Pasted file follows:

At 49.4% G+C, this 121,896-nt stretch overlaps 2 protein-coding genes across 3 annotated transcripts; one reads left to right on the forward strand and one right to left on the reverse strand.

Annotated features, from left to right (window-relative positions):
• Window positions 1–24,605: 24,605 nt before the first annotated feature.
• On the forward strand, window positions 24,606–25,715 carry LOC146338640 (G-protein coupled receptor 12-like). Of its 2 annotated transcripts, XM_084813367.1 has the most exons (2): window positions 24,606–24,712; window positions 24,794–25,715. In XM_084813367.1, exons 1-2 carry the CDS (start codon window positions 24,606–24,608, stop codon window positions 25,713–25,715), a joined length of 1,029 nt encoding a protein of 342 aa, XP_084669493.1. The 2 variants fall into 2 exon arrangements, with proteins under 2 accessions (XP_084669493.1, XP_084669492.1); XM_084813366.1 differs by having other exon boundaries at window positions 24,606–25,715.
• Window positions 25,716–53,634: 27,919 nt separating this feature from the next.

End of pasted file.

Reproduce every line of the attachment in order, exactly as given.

At 49.4% G+C, this 121,896-nt stretch overlaps 2 protein-coding genes across 3 annotated transcripts; one reads left to right on the forward strand and one right to left on the reverse strand.

Annotated features, from left to right (window-relative positions):
• Window positions 1–24,605: 24,605 nt before the first annotated feature.
• On the forward strand, window positions 24,606–25,715 carry LOC146338640 (G-protein coupled receptor 12-like). Of its 2 annotated transcripts, XM_084813367.1 has the most exons (2): window positions 24,606–24,712; window positions 24,794–25,715. In XM_084813367.1, exons 1-2 carry the CDS (start codon window positions 24,606–24,608, stop codon window positions 25,713–25,715), a joined length of 1,029 nt encoding a protein of 342 aa, XP_084669493.1. The 2 variants fall into 2 exon arrangements, with proteins under 2 accessions (XP_084669493.1, XP_084669492.1); XM_084813366.1 differs by having other exon boundaries at window positions 24,606–25,715.
• Window positions 25,716–53,634: 27,919 nt separating this feature from the next.